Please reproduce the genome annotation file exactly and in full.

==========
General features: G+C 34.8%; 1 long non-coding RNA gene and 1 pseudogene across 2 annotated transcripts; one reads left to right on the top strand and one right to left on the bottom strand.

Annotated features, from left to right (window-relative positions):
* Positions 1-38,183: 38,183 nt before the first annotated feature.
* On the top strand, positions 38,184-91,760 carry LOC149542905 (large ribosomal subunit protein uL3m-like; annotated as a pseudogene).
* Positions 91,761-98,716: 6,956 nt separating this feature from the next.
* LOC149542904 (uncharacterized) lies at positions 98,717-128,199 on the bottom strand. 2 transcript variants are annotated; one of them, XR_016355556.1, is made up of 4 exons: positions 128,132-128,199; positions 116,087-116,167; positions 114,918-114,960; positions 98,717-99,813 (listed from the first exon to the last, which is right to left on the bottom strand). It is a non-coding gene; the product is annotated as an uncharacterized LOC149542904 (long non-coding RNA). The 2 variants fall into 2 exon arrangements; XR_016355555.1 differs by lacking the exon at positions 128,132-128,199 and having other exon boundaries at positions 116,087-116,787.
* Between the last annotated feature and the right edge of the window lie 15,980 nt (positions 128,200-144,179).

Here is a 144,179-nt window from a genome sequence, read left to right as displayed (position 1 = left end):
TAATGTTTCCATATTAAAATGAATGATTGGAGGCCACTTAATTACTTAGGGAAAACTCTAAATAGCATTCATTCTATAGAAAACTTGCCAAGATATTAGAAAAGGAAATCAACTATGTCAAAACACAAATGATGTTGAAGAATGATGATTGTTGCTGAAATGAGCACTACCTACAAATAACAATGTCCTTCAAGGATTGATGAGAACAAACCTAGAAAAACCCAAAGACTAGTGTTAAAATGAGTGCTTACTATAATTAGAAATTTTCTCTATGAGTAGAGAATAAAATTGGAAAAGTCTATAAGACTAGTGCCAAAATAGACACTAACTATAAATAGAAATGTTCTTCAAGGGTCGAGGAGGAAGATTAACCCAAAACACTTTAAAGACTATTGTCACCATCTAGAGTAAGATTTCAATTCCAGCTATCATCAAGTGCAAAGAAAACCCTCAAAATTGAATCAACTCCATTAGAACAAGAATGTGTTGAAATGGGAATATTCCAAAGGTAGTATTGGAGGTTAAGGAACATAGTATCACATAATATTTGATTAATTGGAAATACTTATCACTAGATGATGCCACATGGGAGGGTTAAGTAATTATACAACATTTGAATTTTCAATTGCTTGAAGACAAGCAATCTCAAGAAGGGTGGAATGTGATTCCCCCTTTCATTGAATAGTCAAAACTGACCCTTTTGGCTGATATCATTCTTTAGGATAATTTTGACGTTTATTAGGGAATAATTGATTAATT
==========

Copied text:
General features: G+C 34.8%; 1 long non-coding RNA gene and 1 pseudogene across 2 annotated transcripts; one reads left to right on the top strand and one right to left on the bottom strand.

Annotated features, from left to right (window-relative positions):
* Positions 1-38,183: 38,183 nt before the first annotated feature.
* On the top strand, positions 38,184-91,760 carry LOC149542905 (large ribosomal subunit protein uL3m-like; annotated as a pseudogene).
* Positions 91,761-98,716: 6,956 nt separating this feature from the next.
* LOC149542904 (uncharacterized) lies at positions 98,717-128,199 on the bottom strand. 2 transcript variants are annotated; one of them, XR_016355556.1, is made up of 4 exons: positions 128,132-128,199; positions 116,087-116,167; positions 114,918-114,960; positions 98,717-99,813 (listed from the first exon to the last, which is right to left on the bottom strand). It is a non-coding gene; the product is annotated as an uncharacterized LOC149542904 (long non-coding RNA). The 2 variants fall into 2 exon arrangements; XR_016355555.1 differs by lacking the exon at positions 128,132-128,199 and having other exon boundaries at positions 116,087-116,787.
* Between the last annotated feature and the right edge of the window lie 15,980 nt (positions 128,200-144,179).

Here is a 144,179-nt window from a genome sequence, read left to right as displayed (position 1 = left end):
TAATGTTTCCATATTAAAATGAATGATTGGAGGCCACTTAATTACTTAGGGAAAACTCTAAATAGCATTCATTCTATAGAAAACTTGCCAAGATATTAGAAAAGGAAATCAACTATGTCAAAACACAAATGATGTTGAAGAATGATGATTGTTGCTGAAATGAGCACTACCTACAAATAACAATGTCCTTCAAGGATTGATGAGAACAAACCTAGAAAAACCCAAAGACTAGTGTTAAAATGAGTGCTTACTATAATTAGAAATTTTCTCTATGAGTAGAGAATAAAATTGGAAAAGTCTATAAGACTAGTGCCAAAATAGACACTAACTATAAATAGAAATGTTCTTCAAGGGTCGAGGAGGAAGATTAACCCAAAACACTTTAAAGACTATTGTCACCATCTAGAGTAAGATTTCAATTCCAGCTATCATCAAGTGCAAAGAAAACCCTCAAAATTGAATCAACTCCATTAGAACAAGAATGTGTTGAAATGGGAATATTCCAAAGGTAGTATTGGAGGTTAAGGAACATAGTATCACATAATATTTGATTAATTGGAAATACTTATCACTAGATGATGCCACATGGGAGGGTTAAGTAATTATACAACATTTGAATTTTCAATTGCTTGAAGACAAGCAATCTCAAGAAGGGTGGAATGTGATTCCCCCTTTCATTGAATAGTCAAAACTGACCCTTTTGGCTGATATCATTCTTTAGGATAATTTTGACGTTTATTAGGGAATAATTGATTAATT